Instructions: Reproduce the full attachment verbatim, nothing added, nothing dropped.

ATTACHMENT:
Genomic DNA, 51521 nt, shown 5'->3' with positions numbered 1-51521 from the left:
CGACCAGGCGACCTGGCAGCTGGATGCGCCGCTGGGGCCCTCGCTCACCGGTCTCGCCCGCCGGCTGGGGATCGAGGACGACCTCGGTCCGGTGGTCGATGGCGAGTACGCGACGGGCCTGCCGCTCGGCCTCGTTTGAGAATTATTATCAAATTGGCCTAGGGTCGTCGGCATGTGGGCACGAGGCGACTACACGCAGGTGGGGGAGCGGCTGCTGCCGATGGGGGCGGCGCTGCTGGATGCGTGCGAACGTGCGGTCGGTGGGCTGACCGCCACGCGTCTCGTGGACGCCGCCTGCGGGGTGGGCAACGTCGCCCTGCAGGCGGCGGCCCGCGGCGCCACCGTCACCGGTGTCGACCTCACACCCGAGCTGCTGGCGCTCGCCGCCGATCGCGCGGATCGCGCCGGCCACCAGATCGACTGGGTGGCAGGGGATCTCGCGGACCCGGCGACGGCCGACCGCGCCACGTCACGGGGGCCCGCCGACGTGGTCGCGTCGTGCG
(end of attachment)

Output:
Genomic DNA, 51521 nt, shown 5'->3' with positions numbered 1-51521 from the left:
CGACCAGGCGACCTGGCAGCTGGATGCGCCGCTGGGGCCCTCGCTCACCGGTCTCGCCCGCCGGCTGGGGATCGAGGACGACCTCGGTCCGGTGGTCGATGGCGAGTACGCGACGGGCCTGCCGCTCGGCCTCGTTTGAGAATTATTATCAAATTGGCCTAGGGTCGTCGGCATGTGGGCACGAGGCGACTACACGCAGGTGGGGGAGCGGCTGCTGCCGATGGGGGCGGCGCTGCTGGATGCGTGCGAACGTGCGGTCGGTGGGCTGACCGCCACGCGTCTCGTGGACGCCGCCTGCGGGGTGGGCAACGTCGCCCTGCAGGCGGCGGCCCGCGGCGCCACCGTCACCGGTGTCGACCTCACACCCGAGCTGCTGGCGCTCGCCGCCGATCGCGCGGATCGCGCCGGCCACCAGATCGACTGGGTGGCAGGGGATCTCGCGGACCCGGCGACGGCCGACCGCGCCACGTCACGGGGGCCCGCCGACGTGGTCGCGTCGTGCG